Stonepeak expected to close renewables fund on $2bn hard-cap in early 2021

The US firm expects renewables to be a big part of its business in coming years, part of the reason it has also hired William Demas from CIP.

Stonepeak Infrastructure Partners is on track to reach the $1.25 billion target for its debut renewable energy fund in the coming weeks and to close near the vehicle’s $2 billion hard-cap early next year, a source told Infrastructure Investor.

The New York-based firm expects renewables to be a big part of its business in the coming years, which is why it hired William Demas as managing director.

Demas, who will be based in New York, joined Stonepeak this month from Copenhagen Infrastructure Partners, where he was associate partner for the last three years. Before that, he had spent more than six years at Macquarie Capital focusing on the power, utilities  and renewables sectors.

Hajir Naghdy and Michael Allison, both senior managing directors at Stonepeak and both ex-Macquarie Capital executives, are leading the Stonepeak Global Renewables Fund. The vehicle has so far made four investments in solar and wind assets in the US, Taiwan and Japan. The renewables-only fund was launched last year to capture steady cashflow from assets that have seen returns compress in an increasingly competitive market. It is thought to be targeting 12 percent gross returns.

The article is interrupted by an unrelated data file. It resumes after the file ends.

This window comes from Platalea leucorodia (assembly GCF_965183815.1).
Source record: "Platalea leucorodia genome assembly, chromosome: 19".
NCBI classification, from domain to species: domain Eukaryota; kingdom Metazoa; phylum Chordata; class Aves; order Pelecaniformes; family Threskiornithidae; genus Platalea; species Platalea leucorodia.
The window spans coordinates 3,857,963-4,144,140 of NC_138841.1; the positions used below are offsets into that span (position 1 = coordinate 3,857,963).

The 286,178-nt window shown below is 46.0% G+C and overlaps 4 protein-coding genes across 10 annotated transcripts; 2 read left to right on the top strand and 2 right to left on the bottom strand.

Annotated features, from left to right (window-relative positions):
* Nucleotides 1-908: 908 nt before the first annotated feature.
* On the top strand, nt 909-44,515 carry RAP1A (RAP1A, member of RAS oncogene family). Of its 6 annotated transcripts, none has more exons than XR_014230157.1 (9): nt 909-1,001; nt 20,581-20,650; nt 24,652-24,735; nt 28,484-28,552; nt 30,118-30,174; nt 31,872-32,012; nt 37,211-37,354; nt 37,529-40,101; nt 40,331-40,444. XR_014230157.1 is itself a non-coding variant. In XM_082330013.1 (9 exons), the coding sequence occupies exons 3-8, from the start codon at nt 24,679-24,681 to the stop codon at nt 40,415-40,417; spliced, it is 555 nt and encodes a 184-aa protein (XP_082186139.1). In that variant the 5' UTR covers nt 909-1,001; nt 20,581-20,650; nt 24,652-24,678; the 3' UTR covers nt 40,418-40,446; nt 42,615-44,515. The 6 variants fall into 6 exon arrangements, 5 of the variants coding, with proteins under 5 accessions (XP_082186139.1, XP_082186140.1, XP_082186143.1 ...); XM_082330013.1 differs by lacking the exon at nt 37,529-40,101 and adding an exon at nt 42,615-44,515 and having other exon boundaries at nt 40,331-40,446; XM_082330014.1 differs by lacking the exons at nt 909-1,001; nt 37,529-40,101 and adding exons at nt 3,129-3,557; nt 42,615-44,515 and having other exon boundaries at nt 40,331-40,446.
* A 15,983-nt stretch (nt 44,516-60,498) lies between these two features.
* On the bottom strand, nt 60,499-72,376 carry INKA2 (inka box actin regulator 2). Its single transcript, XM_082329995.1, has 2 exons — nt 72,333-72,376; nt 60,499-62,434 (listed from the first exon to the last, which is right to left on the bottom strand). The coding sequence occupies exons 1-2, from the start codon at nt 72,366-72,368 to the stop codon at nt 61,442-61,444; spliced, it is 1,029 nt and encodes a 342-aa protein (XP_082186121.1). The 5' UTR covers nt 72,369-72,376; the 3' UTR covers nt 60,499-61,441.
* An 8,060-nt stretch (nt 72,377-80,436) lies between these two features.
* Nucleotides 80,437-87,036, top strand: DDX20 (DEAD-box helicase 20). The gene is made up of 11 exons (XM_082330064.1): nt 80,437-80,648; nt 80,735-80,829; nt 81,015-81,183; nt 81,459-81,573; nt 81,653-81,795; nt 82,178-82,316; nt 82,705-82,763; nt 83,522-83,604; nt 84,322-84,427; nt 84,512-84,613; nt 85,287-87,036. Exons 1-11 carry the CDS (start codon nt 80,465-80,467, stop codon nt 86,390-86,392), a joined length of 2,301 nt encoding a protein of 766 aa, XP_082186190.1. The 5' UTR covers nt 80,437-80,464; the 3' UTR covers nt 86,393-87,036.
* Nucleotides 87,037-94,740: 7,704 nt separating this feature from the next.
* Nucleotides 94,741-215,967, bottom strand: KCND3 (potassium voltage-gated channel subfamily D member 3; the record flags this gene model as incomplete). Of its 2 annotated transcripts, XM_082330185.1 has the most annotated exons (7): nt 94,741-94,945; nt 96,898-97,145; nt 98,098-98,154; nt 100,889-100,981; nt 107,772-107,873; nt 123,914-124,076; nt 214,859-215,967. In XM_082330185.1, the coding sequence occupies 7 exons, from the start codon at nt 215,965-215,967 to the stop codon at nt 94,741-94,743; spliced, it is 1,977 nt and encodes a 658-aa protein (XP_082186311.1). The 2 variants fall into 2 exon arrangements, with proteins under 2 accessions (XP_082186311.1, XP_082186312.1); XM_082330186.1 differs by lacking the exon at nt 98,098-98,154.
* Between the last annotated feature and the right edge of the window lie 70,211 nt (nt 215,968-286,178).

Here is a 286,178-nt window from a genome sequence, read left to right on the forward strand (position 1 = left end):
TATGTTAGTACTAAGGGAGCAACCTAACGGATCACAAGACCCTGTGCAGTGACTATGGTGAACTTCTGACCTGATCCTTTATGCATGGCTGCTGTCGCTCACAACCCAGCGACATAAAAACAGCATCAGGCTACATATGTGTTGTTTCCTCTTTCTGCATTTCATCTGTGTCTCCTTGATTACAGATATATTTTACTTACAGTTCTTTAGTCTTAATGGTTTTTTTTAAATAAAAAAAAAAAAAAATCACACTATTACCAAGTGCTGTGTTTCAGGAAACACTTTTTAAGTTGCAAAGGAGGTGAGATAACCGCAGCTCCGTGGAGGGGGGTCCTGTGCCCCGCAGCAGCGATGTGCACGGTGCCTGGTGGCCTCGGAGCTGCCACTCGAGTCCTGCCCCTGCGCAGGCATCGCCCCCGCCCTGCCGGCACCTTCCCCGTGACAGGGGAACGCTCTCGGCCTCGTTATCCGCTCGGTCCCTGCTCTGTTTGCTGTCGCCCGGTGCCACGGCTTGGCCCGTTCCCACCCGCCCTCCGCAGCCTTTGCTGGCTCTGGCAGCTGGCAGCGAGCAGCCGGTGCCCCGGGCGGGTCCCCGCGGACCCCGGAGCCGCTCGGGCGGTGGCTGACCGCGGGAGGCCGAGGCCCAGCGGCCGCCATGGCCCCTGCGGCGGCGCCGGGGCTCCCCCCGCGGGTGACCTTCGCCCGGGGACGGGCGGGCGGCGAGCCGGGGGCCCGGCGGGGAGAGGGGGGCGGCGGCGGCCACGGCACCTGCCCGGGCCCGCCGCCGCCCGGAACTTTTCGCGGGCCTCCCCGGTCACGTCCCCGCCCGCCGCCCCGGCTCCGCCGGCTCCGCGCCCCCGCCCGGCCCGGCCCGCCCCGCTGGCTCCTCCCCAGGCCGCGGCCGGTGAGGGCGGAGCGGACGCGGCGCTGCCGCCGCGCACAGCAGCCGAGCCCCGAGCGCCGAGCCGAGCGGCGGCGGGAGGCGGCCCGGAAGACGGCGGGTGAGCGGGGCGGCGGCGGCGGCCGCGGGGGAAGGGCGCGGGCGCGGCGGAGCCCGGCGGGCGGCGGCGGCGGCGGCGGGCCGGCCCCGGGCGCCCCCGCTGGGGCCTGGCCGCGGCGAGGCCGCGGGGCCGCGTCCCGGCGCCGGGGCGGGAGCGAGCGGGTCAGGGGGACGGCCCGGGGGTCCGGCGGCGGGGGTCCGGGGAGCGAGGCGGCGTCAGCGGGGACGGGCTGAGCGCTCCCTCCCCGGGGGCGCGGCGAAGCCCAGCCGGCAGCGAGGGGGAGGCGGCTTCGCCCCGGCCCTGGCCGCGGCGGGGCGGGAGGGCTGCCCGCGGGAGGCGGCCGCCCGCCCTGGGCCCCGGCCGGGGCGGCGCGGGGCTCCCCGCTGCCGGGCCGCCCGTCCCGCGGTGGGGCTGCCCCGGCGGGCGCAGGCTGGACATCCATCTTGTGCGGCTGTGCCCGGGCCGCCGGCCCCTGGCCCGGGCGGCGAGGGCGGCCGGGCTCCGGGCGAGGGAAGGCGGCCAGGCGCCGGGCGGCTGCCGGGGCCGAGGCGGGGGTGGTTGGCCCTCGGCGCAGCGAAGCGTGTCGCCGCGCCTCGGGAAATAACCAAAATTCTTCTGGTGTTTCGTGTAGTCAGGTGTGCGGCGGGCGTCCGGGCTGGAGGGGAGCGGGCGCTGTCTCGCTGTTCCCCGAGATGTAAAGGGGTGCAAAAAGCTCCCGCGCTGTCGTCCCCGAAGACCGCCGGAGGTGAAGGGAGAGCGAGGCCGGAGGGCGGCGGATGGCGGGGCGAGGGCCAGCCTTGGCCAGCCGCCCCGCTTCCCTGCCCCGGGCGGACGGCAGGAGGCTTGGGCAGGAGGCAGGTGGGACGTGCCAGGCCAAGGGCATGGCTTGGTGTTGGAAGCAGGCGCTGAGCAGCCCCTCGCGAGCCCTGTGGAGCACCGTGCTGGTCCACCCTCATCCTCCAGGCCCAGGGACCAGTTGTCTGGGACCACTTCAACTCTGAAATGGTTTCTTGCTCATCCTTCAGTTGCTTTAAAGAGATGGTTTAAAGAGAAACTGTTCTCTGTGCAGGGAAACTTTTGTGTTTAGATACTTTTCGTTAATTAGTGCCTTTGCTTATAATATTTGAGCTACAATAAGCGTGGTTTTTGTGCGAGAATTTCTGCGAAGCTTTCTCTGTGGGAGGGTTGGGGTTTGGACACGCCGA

The source told Infrastructure Investor that Stonepeak is unlikely to acquire renewables assets through its flagship Stonepeak Infrastructure Fund IV, which as of August, had raised $8 billion out of a $12 billion target. That fund is targeting 12 percent net returns and charging a 1.5 percent management fee and 20 percent carry on an 8 percent hurdle, according to documents published this year by the Employees’ Retirement System of Rhode Island.

With renewables off the table, Stonepeak’s first investment from Fund IV, which was announced last week, was an $8.1 billion acquisition of US communications company Astound Broadband from TPG Capital. Stonepeak and Patriot Media, which will manage Astound’s portfolio, committed around $3.6 billion in equity and are assuming $4.5 billion in debt.

In October, the firm informed investors that one of its founders, Trent Vichie, plans to retire by the end of next March.

Stonepeak declined to comment for this story.